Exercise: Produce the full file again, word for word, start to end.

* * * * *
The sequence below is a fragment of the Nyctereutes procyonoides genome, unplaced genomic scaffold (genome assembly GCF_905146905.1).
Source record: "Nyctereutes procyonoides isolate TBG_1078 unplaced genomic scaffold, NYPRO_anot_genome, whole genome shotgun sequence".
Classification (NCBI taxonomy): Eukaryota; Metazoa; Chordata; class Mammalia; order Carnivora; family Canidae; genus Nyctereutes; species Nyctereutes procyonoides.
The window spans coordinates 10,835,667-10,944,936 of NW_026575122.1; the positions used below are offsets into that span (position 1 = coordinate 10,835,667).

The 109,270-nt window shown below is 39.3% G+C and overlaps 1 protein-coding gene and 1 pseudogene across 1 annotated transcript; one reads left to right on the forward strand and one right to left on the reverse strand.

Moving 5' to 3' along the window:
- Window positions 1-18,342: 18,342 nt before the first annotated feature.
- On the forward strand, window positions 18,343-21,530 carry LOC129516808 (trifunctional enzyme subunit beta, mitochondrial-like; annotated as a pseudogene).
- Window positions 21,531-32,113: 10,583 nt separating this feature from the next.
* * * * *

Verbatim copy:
The sequence below is a fragment of the Nyctereutes procyonoides genome, unplaced genomic scaffold (genome assembly GCF_905146905.1).
Source record: "Nyctereutes procyonoides isolate TBG_1078 unplaced genomic scaffold, NYPRO_anot_genome, whole genome shotgun sequence".
Classification (NCBI taxonomy): Eukaryota; Metazoa; Chordata; class Mammalia; order Carnivora; family Canidae; genus Nyctereutes; species Nyctereutes procyonoides.
The window spans coordinates 10,835,667-10,944,936 of NW_026575122.1; the positions used below are offsets into that span (position 1 = coordinate 10,835,667).

The 109,270-nt window shown below is 39.3% G+C and overlaps 1 protein-coding gene and 1 pseudogene across 1 annotated transcript; one reads left to right on the forward strand and one right to left on the reverse strand.

Moving 5' to 3' along the window:
- Window positions 1-18,342: 18,342 nt before the first annotated feature.
- On the forward strand, window positions 18,343-21,530 carry LOC129516808 (trifunctional enzyme subunit beta, mitochondrial-like; annotated as a pseudogene).
- Window positions 21,531-32,113: 10,583 nt separating this feature from the next.